The Milky Way from Liberia

Monrovia, Liberia–To land at Roberts Field in Liberia at night is to glide into a pool darkness. Lights are few and far between.

The airport is located in a rural area approximately 50 kilometers from the city of Monrovia, the nation’s capitol.

On the drive into Monrovia, it’s possible to actually see the dust lanes that we know as The Milky Way. In most of the world light pollution obscures this clear view. But, on a clear night in Africa the stars shine brighter than anyplace on earth. It’s a glorious site.

Unfortunately, in Liberia this clear night view is not the result of benign reasons. It occurs because the nation’s infrastructure has been all but destroyed by
on-again-off-again war. The electric grid is virtually inoperable.

So, too, are the water and sewer systems and many of the basic institutions. Schools, hospitals and government offices are all broken. Some are functioning under limited capability, but most not at all. Civil war has taken a costly toll, not only in human life, but also in physical capital. Buildings were destroyed, equipment looted, furniture stolen and electronics destroyed.

A truce achieved three months ago has brought a welcome period of peace. However, the people must begin nation-building from the most basic starting point.

There are no longer children on the streets brandishing weapons as they were at the height of the insurrection. Liberia, as Congo, Mozambique and Sierra Leone before, saw its children abducted and compelled to take up arms. The after-effect of traumatized children, broken families and shattered communities has not yet healed.

People speak joyfully of peace and freedom of movement. It is a welcome relief to travel across the country. Travel permits were required in rebel-controlled

However, just below the surface of polite conversation is an unexpressed, partially disguised fear. It takes the edge off the joyfulness of peace.

In many areas roving gangs of disarmed young people intimidate and rob those returning home from work in the early evening hours creating a self-imposed curfew that results in people staying indoors at night.

People are tired of war. No one knows how many fled their homes, some walking into Ivory Coast, Sierra Leone, and Ghana. Others sought refuge in Monrovia. Camps for the internally displaced continue to operate and many people are still too fearful to return to their
former homes. They express dread at what they will find and the reconstruction task that lays before them.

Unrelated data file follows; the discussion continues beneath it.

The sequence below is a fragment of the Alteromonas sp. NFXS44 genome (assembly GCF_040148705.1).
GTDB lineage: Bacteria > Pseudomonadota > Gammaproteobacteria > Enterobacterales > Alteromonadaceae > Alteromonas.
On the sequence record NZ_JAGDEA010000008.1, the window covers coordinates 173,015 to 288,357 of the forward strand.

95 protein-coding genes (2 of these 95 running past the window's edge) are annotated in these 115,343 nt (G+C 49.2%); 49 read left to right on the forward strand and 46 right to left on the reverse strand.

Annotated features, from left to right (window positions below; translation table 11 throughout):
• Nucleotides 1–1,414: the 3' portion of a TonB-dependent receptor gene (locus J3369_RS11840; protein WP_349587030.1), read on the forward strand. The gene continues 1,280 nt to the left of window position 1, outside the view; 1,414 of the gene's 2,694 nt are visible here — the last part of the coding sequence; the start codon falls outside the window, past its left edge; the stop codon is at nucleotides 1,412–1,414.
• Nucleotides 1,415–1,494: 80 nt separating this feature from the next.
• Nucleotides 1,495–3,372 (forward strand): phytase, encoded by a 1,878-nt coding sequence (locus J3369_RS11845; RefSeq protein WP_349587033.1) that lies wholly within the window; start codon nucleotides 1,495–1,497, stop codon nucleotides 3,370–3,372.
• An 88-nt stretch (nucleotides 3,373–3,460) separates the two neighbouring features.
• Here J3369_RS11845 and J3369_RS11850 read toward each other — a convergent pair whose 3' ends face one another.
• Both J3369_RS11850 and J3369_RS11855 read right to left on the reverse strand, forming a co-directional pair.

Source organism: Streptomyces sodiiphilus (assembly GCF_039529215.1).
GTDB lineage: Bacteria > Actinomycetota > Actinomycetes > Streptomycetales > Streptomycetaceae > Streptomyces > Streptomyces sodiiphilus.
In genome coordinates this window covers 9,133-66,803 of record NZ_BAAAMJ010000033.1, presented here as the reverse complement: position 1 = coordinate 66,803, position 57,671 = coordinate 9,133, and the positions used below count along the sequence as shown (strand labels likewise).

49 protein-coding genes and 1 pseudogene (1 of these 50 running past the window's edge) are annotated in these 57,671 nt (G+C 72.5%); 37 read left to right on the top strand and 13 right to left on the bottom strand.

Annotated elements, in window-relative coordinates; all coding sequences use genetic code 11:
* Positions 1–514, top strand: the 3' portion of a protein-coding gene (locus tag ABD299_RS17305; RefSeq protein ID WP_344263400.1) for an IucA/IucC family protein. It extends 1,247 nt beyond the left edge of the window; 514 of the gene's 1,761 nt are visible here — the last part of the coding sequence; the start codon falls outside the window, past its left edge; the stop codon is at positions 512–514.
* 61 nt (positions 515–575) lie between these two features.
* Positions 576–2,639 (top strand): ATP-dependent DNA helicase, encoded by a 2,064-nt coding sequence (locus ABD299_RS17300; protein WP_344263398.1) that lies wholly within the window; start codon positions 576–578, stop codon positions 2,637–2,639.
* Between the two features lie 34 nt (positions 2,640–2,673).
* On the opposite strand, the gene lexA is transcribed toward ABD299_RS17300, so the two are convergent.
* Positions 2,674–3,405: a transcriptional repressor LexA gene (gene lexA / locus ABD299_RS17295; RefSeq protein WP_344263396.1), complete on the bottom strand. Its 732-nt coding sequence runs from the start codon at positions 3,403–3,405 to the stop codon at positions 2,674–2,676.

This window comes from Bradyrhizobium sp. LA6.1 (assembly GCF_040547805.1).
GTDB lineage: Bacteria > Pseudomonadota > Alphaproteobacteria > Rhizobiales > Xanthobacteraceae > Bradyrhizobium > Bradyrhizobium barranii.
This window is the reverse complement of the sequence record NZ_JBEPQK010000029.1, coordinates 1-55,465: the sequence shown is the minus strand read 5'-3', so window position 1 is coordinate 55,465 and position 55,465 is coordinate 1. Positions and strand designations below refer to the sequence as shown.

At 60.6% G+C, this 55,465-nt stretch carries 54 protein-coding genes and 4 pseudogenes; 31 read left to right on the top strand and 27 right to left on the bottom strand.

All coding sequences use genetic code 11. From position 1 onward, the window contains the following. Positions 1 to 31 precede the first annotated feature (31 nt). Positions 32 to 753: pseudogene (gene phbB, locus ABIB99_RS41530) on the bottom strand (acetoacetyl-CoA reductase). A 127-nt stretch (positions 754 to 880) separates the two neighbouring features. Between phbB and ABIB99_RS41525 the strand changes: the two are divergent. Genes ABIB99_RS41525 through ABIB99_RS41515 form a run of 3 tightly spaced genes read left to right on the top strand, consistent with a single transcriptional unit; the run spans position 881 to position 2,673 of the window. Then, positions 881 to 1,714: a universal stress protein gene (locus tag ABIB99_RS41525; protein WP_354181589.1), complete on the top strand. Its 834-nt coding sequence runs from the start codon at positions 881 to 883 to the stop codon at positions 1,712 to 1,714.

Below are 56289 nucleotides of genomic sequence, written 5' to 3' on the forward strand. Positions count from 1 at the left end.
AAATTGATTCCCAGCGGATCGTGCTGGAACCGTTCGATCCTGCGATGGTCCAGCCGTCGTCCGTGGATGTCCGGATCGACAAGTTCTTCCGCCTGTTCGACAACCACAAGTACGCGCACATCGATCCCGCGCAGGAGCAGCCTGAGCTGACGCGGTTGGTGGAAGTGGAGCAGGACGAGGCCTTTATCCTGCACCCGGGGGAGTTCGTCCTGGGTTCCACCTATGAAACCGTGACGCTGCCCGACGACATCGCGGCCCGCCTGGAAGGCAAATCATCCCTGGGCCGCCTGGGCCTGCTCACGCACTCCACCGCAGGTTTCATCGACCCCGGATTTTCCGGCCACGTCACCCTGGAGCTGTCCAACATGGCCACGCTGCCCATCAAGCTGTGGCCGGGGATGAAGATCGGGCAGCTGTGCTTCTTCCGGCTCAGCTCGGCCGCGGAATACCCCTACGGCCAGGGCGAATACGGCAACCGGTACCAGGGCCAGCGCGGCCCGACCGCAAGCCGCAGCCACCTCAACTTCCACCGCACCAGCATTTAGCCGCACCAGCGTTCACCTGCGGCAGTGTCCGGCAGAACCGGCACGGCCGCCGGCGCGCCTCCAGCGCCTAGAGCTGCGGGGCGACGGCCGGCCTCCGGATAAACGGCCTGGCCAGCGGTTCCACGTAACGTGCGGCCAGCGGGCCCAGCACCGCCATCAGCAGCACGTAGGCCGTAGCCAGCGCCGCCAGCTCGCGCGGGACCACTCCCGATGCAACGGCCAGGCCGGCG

Behind this unease is more than one experience of re-building only to see the work go up in smoke as another period of fighting ensued. War began in 1989 and continued with varying intensity through 2004. There were periods of relative peace followed by outbreaks of fighting as new leadership struggled to gain control of militias and territory.

This state of unease is perhaps most descriptive of the mood here. There is great relief that the fighting has abated and the streets are safer. But under an interim government no real definitive forward movement has taken place. Schools, hospitals, even food service at jails, depends mostly on churches and non-governmental organizations. The government cannot provide the most basic social services.

The United Nations is providing security. UN vehicles and those of non-governmental organizations are ubiquitous. In the run-up to national elections in October 2005 there seems no dialogue yet that reveals a real platform. Perhaps this will develop in the coming months. The country needs leaders with

Liberians are remarkably adept and certainly qualified to bring this country out of its current state of depression. But they will need partners and adequate resourcing because they face a long, difficult challenge. The church and people of good will can provide the support necessary to sustain civil society for awhile, but this will not be sufficient for the long haul.

Eventually, the government must take responsibility for necessary services. As long as the Milky Way is visible from the airport, it means electricity isn’t flowing sufficiently. It is a reminder that the country is in a tentative state–paradoxically, it is a sign of hope and fear under the African sky.

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